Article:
A parish in White Rock, B.C. has apologized to the local pride society and 2SLGBTQQIA+ community, ending a years-long complaint process at the B.C. Human Rights Tribunal.
The Star of the Sea Parish, Roman Catholic Archdiocese of Vancouver and White Rock Pride Society released news of their joint resolution on Tuesday after several months of dialogue together.
“The hurt is going away,” said Ernie Klassen, White Rock Pride president. “My reaction is one of gratitude, overwhelming exhaustion — we’ve put a lot of time and energy into this.”
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In June of 2019, the White Rock Pride Society filed a discrimination complaint against the parish and archdiocese, after the parish declined to rent its hall to the group for its annual fundraising gala.
When a complaint proceeds at the B.C. Human Rights Tribunal, the parties can file their responses and move towards a hearing or agree to take part in mediation to try and resolve it.
“We’ve used this as a learning experience with the hope we can grow closer and find a lot more in common,” said James Borkowski, delegate for operations at the Archdiocese of Vancouver.
“Looking back, I think we could have welcomed better and entered into a dialogue more effectively, but that’s what the parish and archdiocese have done, and we’ve really enjoyed our time with the White Rick Pride Society.”
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Borkowski said the rental hall application may have been declined in 2019 as a “matter of not knowing each other well enough,” and therefore being met “with some awkwardness.”
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Since then, however, Catholic churches and leaders — including Pope Francis — have taken more steps to embrace the 2SLGBTQQIA+ congregants.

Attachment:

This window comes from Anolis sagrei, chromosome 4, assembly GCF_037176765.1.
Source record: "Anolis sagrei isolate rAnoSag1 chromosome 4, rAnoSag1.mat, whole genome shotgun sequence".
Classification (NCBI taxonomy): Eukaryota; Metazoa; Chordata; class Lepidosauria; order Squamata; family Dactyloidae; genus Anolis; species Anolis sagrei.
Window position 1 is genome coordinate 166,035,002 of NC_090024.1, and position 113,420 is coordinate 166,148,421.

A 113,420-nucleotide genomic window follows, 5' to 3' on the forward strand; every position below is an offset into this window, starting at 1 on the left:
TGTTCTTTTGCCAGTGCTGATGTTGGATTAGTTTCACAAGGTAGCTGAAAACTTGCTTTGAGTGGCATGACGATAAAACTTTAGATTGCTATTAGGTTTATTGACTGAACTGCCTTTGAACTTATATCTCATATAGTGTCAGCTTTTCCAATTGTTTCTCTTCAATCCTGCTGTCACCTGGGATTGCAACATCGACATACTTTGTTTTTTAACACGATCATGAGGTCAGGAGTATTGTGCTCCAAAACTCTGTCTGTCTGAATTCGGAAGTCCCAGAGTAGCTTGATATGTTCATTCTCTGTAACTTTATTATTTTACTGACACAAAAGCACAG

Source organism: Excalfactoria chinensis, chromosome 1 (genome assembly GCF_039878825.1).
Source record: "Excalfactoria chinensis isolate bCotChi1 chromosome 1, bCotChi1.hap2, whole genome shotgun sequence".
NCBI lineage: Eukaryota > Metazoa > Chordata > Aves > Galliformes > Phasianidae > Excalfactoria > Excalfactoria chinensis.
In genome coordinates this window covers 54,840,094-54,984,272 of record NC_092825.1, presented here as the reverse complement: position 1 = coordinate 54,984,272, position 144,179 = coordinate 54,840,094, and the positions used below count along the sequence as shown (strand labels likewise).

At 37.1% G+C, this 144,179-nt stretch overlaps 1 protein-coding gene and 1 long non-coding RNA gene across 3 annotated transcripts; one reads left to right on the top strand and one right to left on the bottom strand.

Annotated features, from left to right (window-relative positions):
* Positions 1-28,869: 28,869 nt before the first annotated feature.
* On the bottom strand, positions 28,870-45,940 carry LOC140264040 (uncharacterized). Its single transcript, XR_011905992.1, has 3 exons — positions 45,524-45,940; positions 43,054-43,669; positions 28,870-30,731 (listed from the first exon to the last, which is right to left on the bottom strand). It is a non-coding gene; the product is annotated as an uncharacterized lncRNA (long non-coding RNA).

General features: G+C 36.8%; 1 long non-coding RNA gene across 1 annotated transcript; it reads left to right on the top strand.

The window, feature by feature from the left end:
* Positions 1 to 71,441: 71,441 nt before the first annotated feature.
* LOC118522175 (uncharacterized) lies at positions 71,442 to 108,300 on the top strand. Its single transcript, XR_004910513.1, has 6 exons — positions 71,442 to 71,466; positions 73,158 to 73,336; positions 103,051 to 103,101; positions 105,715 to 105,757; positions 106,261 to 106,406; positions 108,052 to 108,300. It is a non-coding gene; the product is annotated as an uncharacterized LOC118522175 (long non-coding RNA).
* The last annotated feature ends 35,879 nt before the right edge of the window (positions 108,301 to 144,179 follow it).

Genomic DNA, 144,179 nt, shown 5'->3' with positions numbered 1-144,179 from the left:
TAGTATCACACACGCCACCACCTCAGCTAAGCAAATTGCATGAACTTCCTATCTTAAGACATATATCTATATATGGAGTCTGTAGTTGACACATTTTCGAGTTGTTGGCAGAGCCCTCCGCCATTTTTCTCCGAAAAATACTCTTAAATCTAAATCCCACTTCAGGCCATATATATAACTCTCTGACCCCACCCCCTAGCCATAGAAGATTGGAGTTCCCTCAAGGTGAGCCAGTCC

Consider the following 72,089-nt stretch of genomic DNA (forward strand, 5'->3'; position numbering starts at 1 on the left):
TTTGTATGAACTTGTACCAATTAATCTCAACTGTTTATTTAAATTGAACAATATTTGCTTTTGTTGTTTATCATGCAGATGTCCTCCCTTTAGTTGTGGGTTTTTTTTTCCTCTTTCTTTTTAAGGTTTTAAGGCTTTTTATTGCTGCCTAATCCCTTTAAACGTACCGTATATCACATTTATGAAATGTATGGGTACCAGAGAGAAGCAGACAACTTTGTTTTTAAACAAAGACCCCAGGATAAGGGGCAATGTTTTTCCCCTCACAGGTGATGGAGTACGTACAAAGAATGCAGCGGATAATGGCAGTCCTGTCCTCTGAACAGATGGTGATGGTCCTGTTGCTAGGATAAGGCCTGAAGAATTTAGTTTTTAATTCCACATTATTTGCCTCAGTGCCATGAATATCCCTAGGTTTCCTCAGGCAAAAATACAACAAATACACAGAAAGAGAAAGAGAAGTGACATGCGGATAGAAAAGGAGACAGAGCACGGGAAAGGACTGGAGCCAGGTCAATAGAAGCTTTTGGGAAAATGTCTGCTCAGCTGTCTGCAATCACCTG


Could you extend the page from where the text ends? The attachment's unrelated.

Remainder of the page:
“We’ve learned that we need to focus on being a more welcoming church and we need to focus on loving well before we worry about church teachings,” said Borkowski.
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In addition to the apology for actions that caused the 2SLGBTQQIA+ community to feel “unwelcome and excluded,” the resolution includes a commitment to implement guidelines at the archdiocese and parish to improve their interactions with the community moving forward. The guidelines will also provide greater clarity on the management of rental requests by non-Catholic groups.
White Rock Pride, the parish and archdiocese will engage in additional consultation with members of the broader 2SLGBTQQIA+ and Catholic communities as well to identify future opportunities for collaboration in a manner consistent with Catholic teachings and the beliefs of White Rock pride.
“The churches need to let the community know that they stand behind what they say, which is ‘we welcome everyone,’” Klassen explained. “From my background, when you welcome someone, you need to do it with no strings attached.”
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In the joint news release, Klassen said the agreement reached is “far better” than what could have been achieved with a ruling from the B.C. Human Rights Tribunal on the matter. When the process began in 2019, he told Global News he thought the parties were “so far apart” that a resolution would not be possible.
“We believe that we have made a huge difference in the way the church sees the LGTBQ community, as well as how the LGBTQ community sees the church,” he said from his flower shop in White Rock.
“If we can make strides to build a better and more inclusive community then we have achieved a lot more than we ever intended to do.”
— With files from Grace Ke
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